Painting your boat
Many boat paints are useful for keeping your boat free of plants and animals, but there are some risks associated with using them.
Many boat paints are ‘antifouling paints’, which means they have special chemicals in them to stop plants and animals growing on the bottom of the boat. These paints are useful, because they help boats run more efficiently and safely, and also stop pests from spreading around New Zealand’s coast.
For more advice call The Poisons Centre on 0800 764 766 (0800 POISON).
If a person is not breathing or is unconscious, call 111 immediately.
How to use antifouling paint safely
Before you start
Read the label of the paint you are planning to use to learn how to use it safely. You can also ask at the store for a safety data sheet, which has even more information.
Set up a ‘controlled work area’. This is an area where nobody can get in without you knowing, and no paint can get out while you are working. You need to:
make sure paint can’t get out of this area. Your marina may have a dry dock that is set up to do this properly, or you may need to put up panels or tarpaulins.
put up a sign to warn if you are spraying the paint. The sign needs to make it clear the paint is toxic, and that people need to wear special clothing if they want to come into that area.
This is a job for adults only. Make sure children are kept well away.
Antifouling paint can make people sick, and hurt your skin if it gets on you. It can also kill plants and animals, and damage the environment. Follow these tips to stay safe.
- Wear goggles, full body coveralls, covered shoes and chemical-resistant gloves. If you are spraying antifouling paints (not using a brush or roller), or painting in areas that don’t get much fresh air, you should also wear breathing equipment.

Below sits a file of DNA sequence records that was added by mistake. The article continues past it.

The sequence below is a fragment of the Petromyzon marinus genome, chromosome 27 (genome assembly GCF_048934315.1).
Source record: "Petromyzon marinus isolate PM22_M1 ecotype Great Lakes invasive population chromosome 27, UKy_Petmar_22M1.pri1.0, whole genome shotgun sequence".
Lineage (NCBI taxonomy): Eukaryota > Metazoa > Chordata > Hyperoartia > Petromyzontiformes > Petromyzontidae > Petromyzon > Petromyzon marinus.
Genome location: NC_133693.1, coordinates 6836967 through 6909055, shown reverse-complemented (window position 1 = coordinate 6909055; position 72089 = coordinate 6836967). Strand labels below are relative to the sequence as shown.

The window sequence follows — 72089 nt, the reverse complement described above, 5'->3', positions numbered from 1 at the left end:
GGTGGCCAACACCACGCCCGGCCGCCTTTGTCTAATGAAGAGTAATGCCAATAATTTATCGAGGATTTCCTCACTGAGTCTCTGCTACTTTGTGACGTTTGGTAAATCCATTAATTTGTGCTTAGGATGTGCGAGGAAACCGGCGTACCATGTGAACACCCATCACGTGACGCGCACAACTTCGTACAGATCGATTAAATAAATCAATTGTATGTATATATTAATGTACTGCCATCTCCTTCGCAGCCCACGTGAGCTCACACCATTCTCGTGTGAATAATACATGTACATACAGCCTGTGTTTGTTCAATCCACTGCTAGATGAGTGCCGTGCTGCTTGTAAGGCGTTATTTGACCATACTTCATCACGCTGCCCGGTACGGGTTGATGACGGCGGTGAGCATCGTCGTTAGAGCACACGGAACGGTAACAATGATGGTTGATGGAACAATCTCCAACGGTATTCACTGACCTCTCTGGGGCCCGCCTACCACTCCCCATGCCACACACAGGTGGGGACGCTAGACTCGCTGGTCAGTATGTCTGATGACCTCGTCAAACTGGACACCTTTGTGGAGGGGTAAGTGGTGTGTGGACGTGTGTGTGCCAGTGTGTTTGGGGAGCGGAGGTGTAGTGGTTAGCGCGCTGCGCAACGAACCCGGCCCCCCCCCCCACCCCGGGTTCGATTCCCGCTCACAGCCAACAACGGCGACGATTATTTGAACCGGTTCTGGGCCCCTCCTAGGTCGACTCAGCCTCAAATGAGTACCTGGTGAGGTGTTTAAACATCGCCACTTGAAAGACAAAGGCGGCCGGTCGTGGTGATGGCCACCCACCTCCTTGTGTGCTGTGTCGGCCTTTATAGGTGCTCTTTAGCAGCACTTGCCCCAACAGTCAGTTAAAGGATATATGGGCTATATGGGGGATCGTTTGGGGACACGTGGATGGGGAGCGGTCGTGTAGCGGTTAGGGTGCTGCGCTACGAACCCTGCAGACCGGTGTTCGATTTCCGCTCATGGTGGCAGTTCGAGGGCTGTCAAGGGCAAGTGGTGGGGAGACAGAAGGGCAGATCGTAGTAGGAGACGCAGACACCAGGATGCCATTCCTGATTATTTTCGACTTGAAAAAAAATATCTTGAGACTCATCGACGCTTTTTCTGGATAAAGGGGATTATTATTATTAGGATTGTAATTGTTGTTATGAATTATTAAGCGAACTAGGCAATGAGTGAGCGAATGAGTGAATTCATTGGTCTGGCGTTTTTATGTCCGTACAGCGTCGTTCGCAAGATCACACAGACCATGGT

- Keep alert to make sure nobody comes near while you are working.
- Avoid working in windy weather. Wind can blow paint away from your work area.
Removing old paint from boats
The paint you scrape off your boat can still be very toxic. It can make people sick, kill plants and animals and hurt the environment. When you are scraping, sanding or removing paint from your boat, make sure to:
- wear chemical resistant gloves, coveralls and goggles.
- if you are using a scraper, put a tarpaulin or drop sheet under where you are working to collect paint scrapings. Sweep or vacuum when you are done.
- if you are wet sanding, put booms around your work area. Once the area is dry, collect the paint residue.
Getting rid of paint scrapings or old paint
You need to make plans to dispose of paint scrapings or residue. This old paint can still be very toxic, make people or animals sick, and can hurt the environment. You can’t put it in your usual council rubbish bins.
Check if your marina has a system or facility you can use to get rid of the old paint. Otherwise, contact your regional council for information on hazardous waste landfills in your area.
Learn about our 2013 review of antifouling paints
In 2013, we had a very careful look at all the rules for antifouling paints, including what paints should be sold in New Zealand. We spoke to a wide range of people and groups to understand how these paints are used, and the risks and benefits they bring. This consultation included:
- the paint industry
- the marine industry
- commercial boat users
- recreational boat users
- regional councils
- other government agencies.
After taking everyone’s view into account, we decided to make many changes to the rules for antifouling paints. We decided some antifouling paints should not be used anymore, and others should only be allowed for a few more years. We also set new rules for how the paint is made, imported, applied and thrown away.
Read the reassessment decision (pdf 976 KB).
The rules for antifouling paints
The rules for antifouling paints were changed in 2013 to make it safer for people and for the environment. You should make sure you know the rules for how the paint is manufactured and imported and how you dispose of old antifouling paint and apply your new paint.